Castillo Tribute

A Tribute to César Castillo

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César A. Castillo, a beloved member of New York City's birding community and an adjunct professor of biology and senior laboratory technician at Queens College, passed away from an illness on March 1, 2023. He was born in Calí, Colombia in 1980 and moved to New York City when he was four years old. César is survived by his wife Wendy, their three children, Giselle, Elyse, Santiago, and his parents, Nelsy and Rolando.
César's introduction to and love of nature began with his grandmother, Carmen Emilia, and grandfather, Victor Manuel, in Calí, Colombia. Carmen was a teacher and would introduce him to flowers and plants via scientific names. Victor sparked his love of birds on their daily long walks where he would quiz him on bird songs.“My love of natural history probably stems from early memories of being in my grandmother's backyard in Colombia,” César wrote in a post for Queens College’s Facebook page during Hispanic Heritage Month 2020. “Coming to the U.S. took me away from nature until I reached college. My mentors reintroduced me to nature and I was transformed from someone who thought going to forests was for native born citizens to someone who spends a lot of time in nature.”

Cesar became a botanist, birder, and naturalist, and loved to share the joys of birding and the natural world with others. With his remarkable memory and sense of direction, he could tell you exactly where he saw a bird, what it was doing, the exact time of day and how to get there. Fellow member of the Queens County Bird Club Donna L. Schulman wrote “My first memory of César is that of a tall, soft-spoken guy standing next to me in a long line of birders, searching for a Virginia’s Warbler—a “mega” find—in Alley Pond Park. César patiently pointed out the tiny bird in dense shrubbery, over and over.”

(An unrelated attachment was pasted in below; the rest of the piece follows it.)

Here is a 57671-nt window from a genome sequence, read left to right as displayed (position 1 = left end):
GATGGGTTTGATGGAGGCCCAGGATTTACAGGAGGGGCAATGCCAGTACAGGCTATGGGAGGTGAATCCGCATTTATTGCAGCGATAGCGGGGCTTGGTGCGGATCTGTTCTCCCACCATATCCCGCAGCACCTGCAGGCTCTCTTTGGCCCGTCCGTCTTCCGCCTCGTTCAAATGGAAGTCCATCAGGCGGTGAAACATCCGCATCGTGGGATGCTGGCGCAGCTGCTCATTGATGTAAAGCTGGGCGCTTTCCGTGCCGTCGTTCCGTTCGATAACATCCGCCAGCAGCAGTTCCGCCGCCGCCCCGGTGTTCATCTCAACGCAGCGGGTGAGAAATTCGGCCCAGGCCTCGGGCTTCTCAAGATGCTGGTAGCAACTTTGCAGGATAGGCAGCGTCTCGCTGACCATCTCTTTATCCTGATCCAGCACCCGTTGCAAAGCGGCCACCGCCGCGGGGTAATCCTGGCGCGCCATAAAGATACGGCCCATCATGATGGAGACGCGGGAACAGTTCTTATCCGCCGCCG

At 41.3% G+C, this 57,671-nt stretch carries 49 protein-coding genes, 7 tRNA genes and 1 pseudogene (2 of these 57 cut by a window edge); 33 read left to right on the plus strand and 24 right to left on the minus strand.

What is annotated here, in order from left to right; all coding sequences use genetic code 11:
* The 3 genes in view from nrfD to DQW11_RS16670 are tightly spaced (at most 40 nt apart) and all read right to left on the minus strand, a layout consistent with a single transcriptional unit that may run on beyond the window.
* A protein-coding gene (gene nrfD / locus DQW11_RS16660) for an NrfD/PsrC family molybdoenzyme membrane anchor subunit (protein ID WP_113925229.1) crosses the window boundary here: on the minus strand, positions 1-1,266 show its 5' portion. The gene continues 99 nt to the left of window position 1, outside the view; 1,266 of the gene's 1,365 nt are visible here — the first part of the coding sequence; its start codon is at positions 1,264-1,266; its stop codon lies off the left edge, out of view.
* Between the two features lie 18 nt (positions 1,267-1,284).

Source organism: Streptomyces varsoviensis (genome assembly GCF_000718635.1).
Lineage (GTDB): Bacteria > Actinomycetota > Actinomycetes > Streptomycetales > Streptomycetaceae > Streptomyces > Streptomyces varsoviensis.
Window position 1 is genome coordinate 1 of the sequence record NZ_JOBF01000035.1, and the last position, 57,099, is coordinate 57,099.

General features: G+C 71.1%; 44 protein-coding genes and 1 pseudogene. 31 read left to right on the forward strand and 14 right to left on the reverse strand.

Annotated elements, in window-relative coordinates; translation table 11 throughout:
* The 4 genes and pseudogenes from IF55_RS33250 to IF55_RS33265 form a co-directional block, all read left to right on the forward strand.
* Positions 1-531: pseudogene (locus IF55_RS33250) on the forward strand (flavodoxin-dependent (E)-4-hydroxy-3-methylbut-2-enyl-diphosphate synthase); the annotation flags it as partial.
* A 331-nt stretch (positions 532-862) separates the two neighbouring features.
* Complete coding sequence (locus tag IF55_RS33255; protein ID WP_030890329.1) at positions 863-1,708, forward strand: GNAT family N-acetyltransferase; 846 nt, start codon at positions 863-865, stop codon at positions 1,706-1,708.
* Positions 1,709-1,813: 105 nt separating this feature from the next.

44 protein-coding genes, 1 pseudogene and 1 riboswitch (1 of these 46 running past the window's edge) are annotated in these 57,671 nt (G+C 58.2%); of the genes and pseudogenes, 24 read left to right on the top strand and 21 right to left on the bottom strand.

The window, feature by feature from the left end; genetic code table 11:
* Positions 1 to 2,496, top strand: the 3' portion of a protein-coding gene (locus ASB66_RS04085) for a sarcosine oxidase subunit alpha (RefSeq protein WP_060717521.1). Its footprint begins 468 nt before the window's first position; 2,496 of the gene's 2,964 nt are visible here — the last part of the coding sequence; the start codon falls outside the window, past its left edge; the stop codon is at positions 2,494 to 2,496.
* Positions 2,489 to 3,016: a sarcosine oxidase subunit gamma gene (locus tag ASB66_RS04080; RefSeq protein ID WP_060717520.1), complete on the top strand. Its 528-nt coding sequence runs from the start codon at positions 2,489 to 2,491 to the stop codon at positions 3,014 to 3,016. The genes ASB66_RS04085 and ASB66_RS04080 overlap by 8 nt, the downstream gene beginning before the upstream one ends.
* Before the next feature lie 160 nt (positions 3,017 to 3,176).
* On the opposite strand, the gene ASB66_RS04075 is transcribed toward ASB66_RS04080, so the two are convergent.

Cesar believed everyone should have access to nature and that birding could lead to a deeper understanding of local ecosystems and desire to protect them. A member of NYC Audubon’s board of directors, he was an active member of the organization’s Equity, Diversity, Inclusion, and Accessibility committee, and also served on the Conservation Committee and the Education and Public Program committee. NYC Audubon Board President Karen Benfield said “César's warmth and gentle demeanor made him an easy person to talk to and learn from.” She also noted that this generosity extended to an online community of citizen scientists.

César was immensely proud of his iNaturalist list. He entered 17,612 observations and leads the list for vertebrates logged in New York state. He also made more than 3500 identifications for others on iNaturalist, characteristic of his generosity and kindness. His last post was February 28th, the day before he passed away. “When I look at his entries, I picture him in nature, carefully chronicling the beauty he saw in the world.”